Lithuania voices its position on current environmental issues2016-06-20
Today, Minister Kęstutis Trečiokas will participate together with ministers of environment of other EU countries at the meeting of the EU Environmental Council to discuss climate change policy, air pollution reduction and other current environmental issues.
First of all, the review of the EU emissions trading system (ETS) and new requirements established for this system in 2020–2030 will be discussed. The countries have already agreed that free tradable emission permits (TEP) should be allocated to the economic sectors which pose the highest risk of carbon dioxide emissions and that it should be decided how the costs related to the price of carbon dioxide will be compensated for the industry with high energy consumption levels, for example, the Lithuanian chemical industry.
Minister Kęstutis Trečiokas will voice the position of our country. Although Lithuania agrees that the compensation of costs of the industries with high energy consumption levels should be harmonised; however, it upholds the position that the states should be able to decide how these costs should be covered from revenue received from the TEP sold at auctions.
Another theme to be discussed in today’s meeting is how to reduce pollutant emissions by 2030. According to Kęstutis Trečiokas, specific reduction obligations must be ambitious but feasible. Therefore, Lithuania accepts only the targets that have been already agreed on by the countries but not higher ones, namely: by 2030, to reduce sulphur dioxide emissions by 60 per cent, nitrogen oxide emissions – by 51 per cent, emissions of non-methane volatile organic compounds – by 47 per cent, ammonia emissions – by 10 per cent, and heavy particle emissions – by 35 per cent. To achieve these targets, a lot of efforts and funds are needed; therefore, there are simply no possibilities to raise the bar.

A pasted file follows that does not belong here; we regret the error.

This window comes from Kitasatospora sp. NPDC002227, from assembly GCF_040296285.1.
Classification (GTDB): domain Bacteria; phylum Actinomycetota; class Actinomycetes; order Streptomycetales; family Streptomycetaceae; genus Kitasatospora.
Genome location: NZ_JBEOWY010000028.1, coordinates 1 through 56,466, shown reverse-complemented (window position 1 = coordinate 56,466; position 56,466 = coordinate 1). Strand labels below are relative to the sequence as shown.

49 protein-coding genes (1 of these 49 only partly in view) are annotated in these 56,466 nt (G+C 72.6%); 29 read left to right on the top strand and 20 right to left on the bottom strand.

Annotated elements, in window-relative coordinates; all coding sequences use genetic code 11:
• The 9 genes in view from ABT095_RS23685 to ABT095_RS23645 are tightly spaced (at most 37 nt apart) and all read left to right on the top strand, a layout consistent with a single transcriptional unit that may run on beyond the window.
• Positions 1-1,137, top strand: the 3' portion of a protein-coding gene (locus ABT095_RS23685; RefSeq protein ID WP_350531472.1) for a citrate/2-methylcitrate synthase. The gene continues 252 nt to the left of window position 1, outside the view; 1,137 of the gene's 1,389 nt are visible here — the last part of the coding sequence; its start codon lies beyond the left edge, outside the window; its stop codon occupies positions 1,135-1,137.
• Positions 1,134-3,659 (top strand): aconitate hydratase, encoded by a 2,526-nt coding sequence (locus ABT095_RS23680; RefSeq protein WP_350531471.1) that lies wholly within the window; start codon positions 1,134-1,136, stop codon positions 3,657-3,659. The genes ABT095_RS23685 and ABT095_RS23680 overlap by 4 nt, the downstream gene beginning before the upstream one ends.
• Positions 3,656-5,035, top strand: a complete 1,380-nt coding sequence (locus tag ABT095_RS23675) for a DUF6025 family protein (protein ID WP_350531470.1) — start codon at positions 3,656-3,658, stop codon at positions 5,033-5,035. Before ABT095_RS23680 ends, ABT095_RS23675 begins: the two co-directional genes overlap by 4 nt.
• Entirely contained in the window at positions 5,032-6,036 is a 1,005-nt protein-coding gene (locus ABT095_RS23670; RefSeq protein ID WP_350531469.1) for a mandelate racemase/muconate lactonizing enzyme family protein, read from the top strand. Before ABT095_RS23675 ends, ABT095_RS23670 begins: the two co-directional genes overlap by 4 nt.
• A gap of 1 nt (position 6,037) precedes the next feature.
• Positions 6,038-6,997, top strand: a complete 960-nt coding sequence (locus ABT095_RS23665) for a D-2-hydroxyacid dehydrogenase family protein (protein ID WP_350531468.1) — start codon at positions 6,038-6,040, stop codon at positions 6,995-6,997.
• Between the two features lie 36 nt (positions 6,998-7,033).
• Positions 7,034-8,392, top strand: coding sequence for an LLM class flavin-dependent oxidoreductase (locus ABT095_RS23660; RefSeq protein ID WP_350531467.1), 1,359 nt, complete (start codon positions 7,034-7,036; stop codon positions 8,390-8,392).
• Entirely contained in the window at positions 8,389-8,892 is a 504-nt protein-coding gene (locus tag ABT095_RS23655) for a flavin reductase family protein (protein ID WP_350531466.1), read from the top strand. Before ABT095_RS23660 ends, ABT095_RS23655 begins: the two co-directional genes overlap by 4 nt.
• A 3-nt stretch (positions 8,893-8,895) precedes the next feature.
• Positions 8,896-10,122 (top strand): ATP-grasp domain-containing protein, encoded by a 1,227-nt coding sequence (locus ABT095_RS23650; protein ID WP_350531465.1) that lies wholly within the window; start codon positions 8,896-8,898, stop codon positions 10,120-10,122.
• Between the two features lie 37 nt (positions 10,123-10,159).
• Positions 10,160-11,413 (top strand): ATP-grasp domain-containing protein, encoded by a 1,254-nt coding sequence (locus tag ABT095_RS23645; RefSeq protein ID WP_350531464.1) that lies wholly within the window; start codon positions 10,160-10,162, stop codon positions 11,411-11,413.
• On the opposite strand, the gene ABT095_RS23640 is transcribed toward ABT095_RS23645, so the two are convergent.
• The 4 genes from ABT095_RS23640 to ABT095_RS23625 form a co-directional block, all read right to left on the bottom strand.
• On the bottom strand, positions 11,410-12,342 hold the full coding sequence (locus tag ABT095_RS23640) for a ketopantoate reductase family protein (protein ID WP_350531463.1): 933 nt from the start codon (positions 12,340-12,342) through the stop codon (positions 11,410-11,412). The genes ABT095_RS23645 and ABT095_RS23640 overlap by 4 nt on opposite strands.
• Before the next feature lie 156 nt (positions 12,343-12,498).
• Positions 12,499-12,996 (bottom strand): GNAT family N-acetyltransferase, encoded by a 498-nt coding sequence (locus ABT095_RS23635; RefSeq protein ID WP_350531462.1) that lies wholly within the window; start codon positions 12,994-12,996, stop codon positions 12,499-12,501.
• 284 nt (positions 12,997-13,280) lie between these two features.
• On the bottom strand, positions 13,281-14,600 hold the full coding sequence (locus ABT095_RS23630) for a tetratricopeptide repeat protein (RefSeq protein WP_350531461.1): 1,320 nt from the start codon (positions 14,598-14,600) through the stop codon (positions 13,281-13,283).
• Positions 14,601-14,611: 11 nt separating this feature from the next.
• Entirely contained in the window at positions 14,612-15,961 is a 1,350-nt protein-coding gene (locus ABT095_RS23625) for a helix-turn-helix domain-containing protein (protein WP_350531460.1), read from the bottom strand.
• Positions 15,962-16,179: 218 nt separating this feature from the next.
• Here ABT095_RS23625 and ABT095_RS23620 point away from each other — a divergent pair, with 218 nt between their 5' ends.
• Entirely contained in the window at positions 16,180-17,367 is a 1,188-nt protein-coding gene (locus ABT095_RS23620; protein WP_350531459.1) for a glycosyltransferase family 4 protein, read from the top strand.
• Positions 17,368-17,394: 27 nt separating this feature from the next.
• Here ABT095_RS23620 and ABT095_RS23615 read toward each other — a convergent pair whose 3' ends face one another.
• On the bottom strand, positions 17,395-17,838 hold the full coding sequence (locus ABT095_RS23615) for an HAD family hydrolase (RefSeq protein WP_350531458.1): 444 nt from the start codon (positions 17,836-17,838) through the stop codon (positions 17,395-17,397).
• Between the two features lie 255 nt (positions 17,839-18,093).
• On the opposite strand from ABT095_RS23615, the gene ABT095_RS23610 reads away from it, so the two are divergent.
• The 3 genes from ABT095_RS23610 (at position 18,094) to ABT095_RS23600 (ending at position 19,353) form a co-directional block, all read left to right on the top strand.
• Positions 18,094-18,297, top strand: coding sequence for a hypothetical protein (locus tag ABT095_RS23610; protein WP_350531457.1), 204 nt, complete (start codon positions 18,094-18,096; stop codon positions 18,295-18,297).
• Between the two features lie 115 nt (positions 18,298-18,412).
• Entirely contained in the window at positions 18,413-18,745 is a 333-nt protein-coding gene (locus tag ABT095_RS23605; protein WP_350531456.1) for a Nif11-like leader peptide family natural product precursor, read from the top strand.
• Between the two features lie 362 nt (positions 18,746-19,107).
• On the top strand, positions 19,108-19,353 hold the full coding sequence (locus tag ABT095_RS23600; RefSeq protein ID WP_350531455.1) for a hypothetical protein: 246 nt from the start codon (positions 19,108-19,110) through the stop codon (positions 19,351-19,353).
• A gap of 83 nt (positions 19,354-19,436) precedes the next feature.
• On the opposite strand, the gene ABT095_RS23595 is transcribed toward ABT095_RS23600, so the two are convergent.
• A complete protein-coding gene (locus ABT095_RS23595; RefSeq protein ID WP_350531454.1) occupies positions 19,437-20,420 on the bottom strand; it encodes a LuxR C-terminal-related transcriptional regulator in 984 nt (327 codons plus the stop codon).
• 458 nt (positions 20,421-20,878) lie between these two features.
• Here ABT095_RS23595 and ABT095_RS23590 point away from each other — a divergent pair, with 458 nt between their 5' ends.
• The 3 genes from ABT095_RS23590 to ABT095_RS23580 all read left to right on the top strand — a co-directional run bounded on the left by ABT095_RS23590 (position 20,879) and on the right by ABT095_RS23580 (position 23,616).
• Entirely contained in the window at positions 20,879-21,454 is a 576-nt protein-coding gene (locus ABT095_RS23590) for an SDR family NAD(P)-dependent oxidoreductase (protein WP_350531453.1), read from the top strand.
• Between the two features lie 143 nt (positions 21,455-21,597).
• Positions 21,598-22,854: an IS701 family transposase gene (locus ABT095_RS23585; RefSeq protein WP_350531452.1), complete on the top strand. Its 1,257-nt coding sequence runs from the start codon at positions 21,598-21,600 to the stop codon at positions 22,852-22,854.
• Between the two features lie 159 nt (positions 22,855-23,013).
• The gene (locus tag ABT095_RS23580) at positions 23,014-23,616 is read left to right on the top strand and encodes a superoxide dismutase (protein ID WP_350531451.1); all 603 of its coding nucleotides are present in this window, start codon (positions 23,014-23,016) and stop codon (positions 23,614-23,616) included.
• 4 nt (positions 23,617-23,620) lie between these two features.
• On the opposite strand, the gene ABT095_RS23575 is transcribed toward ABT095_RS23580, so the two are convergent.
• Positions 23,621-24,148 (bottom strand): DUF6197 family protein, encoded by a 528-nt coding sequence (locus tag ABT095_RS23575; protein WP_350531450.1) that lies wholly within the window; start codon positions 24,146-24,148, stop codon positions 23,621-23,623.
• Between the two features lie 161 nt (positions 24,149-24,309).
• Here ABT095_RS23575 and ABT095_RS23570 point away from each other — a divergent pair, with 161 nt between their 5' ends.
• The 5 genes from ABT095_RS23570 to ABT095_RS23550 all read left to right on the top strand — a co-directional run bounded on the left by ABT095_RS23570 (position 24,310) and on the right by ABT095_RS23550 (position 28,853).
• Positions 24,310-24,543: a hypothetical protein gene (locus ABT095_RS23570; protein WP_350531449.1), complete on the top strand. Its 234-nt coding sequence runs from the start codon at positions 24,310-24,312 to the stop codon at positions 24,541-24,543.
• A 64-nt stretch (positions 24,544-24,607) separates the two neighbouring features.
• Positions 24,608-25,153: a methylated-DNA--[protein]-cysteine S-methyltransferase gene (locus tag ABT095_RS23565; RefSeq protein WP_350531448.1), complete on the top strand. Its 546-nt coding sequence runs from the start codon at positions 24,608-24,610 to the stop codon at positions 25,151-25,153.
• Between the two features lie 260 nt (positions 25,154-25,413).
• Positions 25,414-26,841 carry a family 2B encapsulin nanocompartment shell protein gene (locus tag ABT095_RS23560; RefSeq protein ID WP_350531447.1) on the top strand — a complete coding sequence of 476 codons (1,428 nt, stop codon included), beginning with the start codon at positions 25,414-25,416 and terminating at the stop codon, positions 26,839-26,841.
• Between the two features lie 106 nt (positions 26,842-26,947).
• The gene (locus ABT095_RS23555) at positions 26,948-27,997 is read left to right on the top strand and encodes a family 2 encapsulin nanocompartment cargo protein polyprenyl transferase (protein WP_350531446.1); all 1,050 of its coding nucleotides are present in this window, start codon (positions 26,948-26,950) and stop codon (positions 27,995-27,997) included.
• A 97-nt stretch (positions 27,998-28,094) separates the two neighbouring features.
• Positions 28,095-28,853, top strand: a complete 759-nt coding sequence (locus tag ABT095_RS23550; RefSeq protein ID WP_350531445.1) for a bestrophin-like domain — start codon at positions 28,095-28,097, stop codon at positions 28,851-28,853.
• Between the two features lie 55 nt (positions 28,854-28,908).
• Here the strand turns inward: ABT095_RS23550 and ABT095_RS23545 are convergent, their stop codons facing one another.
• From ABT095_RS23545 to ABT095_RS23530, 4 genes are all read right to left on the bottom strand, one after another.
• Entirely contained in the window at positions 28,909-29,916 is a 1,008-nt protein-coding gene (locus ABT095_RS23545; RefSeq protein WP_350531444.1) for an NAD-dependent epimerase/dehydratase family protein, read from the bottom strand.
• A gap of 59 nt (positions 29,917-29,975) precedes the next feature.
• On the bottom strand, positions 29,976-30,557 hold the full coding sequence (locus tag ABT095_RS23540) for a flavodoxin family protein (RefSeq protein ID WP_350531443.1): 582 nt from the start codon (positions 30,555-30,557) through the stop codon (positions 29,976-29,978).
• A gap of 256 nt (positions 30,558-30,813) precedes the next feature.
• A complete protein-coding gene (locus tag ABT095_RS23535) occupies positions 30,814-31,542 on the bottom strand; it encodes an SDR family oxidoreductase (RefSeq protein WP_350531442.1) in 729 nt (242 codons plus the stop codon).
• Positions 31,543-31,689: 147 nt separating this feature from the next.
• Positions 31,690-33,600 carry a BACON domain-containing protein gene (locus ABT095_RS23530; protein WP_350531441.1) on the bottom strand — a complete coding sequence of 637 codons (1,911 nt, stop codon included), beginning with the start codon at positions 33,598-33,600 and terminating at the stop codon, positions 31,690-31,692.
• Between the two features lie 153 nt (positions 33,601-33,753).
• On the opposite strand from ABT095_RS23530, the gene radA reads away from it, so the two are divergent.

In Luxembourg, Lithuania will voice its approval of the drafted conclusions of the meeting regarding an action plan for the circular economy. These conclusions reflect all the elements of the circular economy, i. e. from product design, production processes, consumption stage, waste and waste management and the secondary raw materials market to innovation, investment and creation of new jobs. It is particularly important for our country that waste recycling would be economically justified and safe to the environment and human health, and secondary raw materials would be of a good quality and suitable for further use.
Lithuania will also approve the conclusions agreed on in the working group of the Council regarding the fight against illegal trade in wild plants and animals. All EU countries, EUROPOL and other institutions are encouraged to get involved into the fight against these very profitable criminal activities.
Furthermore, our country intends to approve the statement by the EU Ministers of Environment encouraging the EU Member States to ratify the universal agreement on climate change signed in Paris in December last year. However, according to Minister Kęstutis Trečiokas, it is important for Lithuania that the EU legal acts providing for future obligations would be provided before the launch of the national ratification process. This would allow us to evaluate whether we are able to implement the set requirements in a timely manner.
20 June 2016